There was, however, one statistic among the recently released figures which I found to be disturbing: a slight decrease in the number of immigrants from the United States – 3,768 in 2015 compared with 3,871 in 2014. My concern is not why the numbers went down, since the decrease was quite minor. I am really concerned about why the numbers have not increased.

In the survey of the lone soldiers conducted by the Jewish Agency, 43% said they made aliyah “in order to live in Israel as Israelis” and 23% related that they did so “to live as Jews in the Jewish state.” Only ten percent said they moved due to “a sense of personal insecurity in their countries of origin” and only nine percent “due to the difficult economic situation in their countries of origin.” As chairman of the Jewish Agency, Natan Sharansky declared upon seeing the survey results, they demonstrate “the powerful attraction of the Zionist idea” and that “Israel gives their lives meaning that they [don’t] find in other places.”

The fact that 58% reported that they consider themselves first and foremost as “Israelis,” that 78% said they “feel that other Israelis care about them” and “that they feel involved in what is happening in Israel,” and that 90% report that their command of Hebrew is good enough to enable them to handle life in Israel with ease, indicates that the atmosphere in Israel is ripe for ideologically driven olim and not simply for those who must move to Israel out of need.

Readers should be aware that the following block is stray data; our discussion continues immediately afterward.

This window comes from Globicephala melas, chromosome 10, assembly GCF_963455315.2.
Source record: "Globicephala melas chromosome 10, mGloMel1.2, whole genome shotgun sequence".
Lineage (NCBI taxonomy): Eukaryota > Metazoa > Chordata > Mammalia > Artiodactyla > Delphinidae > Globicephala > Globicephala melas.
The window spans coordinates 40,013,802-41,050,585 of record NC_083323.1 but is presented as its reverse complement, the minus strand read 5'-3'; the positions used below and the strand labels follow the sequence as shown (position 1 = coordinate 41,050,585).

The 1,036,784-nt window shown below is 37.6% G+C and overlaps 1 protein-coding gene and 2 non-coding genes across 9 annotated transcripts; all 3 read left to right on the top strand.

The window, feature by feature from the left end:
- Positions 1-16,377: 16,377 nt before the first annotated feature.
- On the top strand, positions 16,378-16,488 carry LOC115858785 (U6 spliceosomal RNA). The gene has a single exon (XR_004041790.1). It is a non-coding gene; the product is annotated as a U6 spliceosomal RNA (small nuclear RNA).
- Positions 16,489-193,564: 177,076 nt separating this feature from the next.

I will never forget the farewell ceremony for my own aliyah flight at JFK Airport. Rabbi Josh Fass, executive director of Nefesh B’Nefesh noted the words that we say every morning in our prayers: “V’tolicheinu kommimiyut l’artzeinu” – “and lead us upright to our country” – words that I had said for years without giving them any real thought. Rabbi Fass pointed out that most of the people who had moved to Israel were fleeing persecution and coming as a broken people. But we merited to emigrate standing proudly, upright, not running away from something but running toward something.

The dream of the Zionist movement was the return of the Jewish people to their ancient and biblical homeland, and we have been blessed to witness in our lifetime the ingathering of the exiles as prophesized in the Bible. It is my hope and prayer that as we celebrate the increase in overall aliyah — an aliyah largely being driven now by running FROM something — that Jews worldwide will tap into the spirit captured by those lone soldiers and be inspired to run TOWARD something.

Israel wants you. Now the decision is yours.

About the Author
Dov Lipman was elected to the 19th Knesset in January 2013. He is the author of seven books about Judaism and Israel, and holds rabbinic ordination from Ner Israel Rabbinical College and a masters in education from Johns Hopkins University. He has been at the forefront of combating religious extremism in Israel and is a leader in efforts to create Jewish unity both in Israel and around the world. Former MK Lipman is invited to speak on behalf of the Jewish state both in Israel and around the world and serves as a political commentator for i24 News and ILTV. He currently serves as Secretary General for the Confederation of United Zionists.